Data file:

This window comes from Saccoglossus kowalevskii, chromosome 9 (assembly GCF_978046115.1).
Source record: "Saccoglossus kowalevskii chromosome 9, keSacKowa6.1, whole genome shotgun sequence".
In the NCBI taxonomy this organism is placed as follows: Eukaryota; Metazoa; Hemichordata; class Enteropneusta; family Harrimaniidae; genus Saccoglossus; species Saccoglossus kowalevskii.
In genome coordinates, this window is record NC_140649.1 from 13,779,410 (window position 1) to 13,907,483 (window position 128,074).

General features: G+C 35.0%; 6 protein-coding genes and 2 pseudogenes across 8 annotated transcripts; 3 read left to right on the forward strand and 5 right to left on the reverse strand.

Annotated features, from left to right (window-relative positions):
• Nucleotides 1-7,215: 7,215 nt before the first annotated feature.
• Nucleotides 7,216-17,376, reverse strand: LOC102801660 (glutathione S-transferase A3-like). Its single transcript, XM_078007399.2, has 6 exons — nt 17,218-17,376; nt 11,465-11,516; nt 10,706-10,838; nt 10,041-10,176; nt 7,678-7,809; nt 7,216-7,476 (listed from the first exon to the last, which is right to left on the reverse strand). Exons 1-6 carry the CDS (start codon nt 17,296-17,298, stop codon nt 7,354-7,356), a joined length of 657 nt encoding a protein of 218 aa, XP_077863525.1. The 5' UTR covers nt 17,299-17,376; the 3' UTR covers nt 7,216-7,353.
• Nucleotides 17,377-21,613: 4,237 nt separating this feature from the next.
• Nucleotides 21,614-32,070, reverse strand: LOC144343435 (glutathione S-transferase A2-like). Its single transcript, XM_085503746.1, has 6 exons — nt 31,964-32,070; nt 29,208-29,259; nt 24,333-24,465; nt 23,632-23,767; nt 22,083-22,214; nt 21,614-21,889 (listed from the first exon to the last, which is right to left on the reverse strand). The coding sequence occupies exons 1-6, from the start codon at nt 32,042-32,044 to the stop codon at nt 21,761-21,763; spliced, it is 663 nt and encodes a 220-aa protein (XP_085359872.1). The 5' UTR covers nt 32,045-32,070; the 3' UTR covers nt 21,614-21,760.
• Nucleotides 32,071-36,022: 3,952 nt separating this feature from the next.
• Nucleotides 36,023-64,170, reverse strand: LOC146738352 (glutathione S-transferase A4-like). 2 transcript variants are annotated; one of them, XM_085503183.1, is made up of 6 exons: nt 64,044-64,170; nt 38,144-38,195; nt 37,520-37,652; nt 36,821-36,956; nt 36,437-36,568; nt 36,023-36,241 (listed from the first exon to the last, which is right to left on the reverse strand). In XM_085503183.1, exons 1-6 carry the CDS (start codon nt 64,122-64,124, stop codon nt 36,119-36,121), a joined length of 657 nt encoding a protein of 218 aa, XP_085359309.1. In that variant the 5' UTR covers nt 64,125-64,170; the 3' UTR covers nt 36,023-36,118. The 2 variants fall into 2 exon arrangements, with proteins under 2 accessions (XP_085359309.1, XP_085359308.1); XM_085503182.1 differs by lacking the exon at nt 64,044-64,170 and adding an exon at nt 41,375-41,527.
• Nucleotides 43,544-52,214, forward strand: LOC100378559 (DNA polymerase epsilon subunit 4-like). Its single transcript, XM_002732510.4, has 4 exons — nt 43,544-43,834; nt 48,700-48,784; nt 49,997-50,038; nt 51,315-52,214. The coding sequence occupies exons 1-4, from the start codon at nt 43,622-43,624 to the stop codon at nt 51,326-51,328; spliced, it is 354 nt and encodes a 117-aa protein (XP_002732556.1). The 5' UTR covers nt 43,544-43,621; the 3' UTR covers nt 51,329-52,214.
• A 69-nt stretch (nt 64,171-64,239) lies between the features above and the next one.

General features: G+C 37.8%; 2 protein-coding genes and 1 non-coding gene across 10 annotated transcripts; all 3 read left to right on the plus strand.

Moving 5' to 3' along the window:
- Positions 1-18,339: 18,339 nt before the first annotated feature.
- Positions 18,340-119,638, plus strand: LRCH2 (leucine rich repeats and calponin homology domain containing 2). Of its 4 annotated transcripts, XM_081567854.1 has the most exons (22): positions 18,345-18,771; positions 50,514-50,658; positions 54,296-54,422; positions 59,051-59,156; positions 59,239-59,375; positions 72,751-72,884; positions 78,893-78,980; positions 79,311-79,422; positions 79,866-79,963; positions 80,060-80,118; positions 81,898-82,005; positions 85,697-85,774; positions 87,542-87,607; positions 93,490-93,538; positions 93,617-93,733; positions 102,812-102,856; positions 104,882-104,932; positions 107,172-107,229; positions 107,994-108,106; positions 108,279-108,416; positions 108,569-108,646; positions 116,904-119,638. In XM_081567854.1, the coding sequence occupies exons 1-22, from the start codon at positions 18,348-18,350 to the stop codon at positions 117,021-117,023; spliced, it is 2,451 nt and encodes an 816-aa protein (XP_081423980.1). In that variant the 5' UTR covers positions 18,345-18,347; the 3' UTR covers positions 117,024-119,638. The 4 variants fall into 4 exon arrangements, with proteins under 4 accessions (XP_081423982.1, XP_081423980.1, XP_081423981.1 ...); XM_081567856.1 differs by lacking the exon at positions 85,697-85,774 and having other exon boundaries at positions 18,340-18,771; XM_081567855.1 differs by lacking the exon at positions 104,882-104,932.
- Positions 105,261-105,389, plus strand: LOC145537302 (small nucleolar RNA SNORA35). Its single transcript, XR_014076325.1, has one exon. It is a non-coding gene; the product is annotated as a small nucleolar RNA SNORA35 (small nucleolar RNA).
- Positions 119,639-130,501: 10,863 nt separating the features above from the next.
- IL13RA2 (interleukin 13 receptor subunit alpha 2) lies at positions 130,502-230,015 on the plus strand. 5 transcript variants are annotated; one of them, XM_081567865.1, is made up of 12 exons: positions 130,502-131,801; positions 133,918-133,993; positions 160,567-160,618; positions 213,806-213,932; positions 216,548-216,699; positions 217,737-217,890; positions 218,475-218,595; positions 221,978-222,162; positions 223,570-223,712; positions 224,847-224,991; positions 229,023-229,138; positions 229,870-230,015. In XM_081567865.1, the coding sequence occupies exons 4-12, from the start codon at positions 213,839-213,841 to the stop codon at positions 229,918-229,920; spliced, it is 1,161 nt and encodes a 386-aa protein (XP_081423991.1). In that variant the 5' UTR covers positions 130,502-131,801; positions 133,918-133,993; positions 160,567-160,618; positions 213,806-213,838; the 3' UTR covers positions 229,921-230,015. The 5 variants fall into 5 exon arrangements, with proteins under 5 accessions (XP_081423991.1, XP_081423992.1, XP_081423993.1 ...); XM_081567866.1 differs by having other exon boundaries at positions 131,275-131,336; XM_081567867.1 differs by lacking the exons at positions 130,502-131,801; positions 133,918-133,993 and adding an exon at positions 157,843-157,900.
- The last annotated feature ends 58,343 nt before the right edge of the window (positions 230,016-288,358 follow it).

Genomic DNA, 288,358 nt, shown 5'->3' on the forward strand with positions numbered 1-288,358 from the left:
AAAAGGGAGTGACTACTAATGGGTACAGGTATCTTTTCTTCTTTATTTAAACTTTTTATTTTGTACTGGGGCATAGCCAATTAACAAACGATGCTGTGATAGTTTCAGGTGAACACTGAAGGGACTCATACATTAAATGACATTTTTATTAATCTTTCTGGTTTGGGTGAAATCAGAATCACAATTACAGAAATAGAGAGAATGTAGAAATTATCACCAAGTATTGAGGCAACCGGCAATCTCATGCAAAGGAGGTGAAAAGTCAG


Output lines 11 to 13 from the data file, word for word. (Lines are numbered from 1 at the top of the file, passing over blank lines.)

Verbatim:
• Nucleotides 32,071-36,022: 3,952 nt separating this feature from the next.
• Nucleotides 36,023-64,170, reverse strand: LOC146738352 (glutathione S-transferase A4-like). 2 transcript variants are annotated; one of them, XM_085503183.1, is made up of 6 exons: nt 64,044-64,170; nt 38,144-38,195; nt 37,520-37,652; nt 36,821-36,956; nt 36,437-36,568; nt 36,023-36,241 (listed from the first exon to the last, which is right to left on the reverse strand). In XM_085503183.1, exons 1-6 carry the CDS (start codon nt 64,122-64,124, stop codon nt 36,119-36,121), a joined length of 657 nt encoding a protein of 218 aa, XP_085359309.1. In that variant the 5' UTR covers nt 64,125-64,170; the 3' UTR covers nt 36,023-36,118. The 2 variants fall into 2 exon arrangements, with proteins under 2 accessions (XP_085359309.1, XP_085359308.1); XM_085503182.1 differs by lacking the exon at nt 64,044-64,170 and adding an exon at nt 41,375-41,527.
• Nucleotides 43,544-52,214, forward strand: LOC100378559 (DNA polymerase epsilon subunit 4-like). Its single transcript, XM_002732510.4, has 4 exons — nt 43,544-43,834; nt 48,700-48,784; nt 49,997-50,038; nt 51,315-52,214. The coding sequence occupies exons 1-4, from the start codon at nt 43,622-43,624 to the stop codon at nt 51,326-51,328; spliced, it is 354 nt and encodes a 117-aa protein (XP_002732556.1). The 5' UTR covers nt 43,544-43,621; the 3' UTR covers nt 51,329-52,214.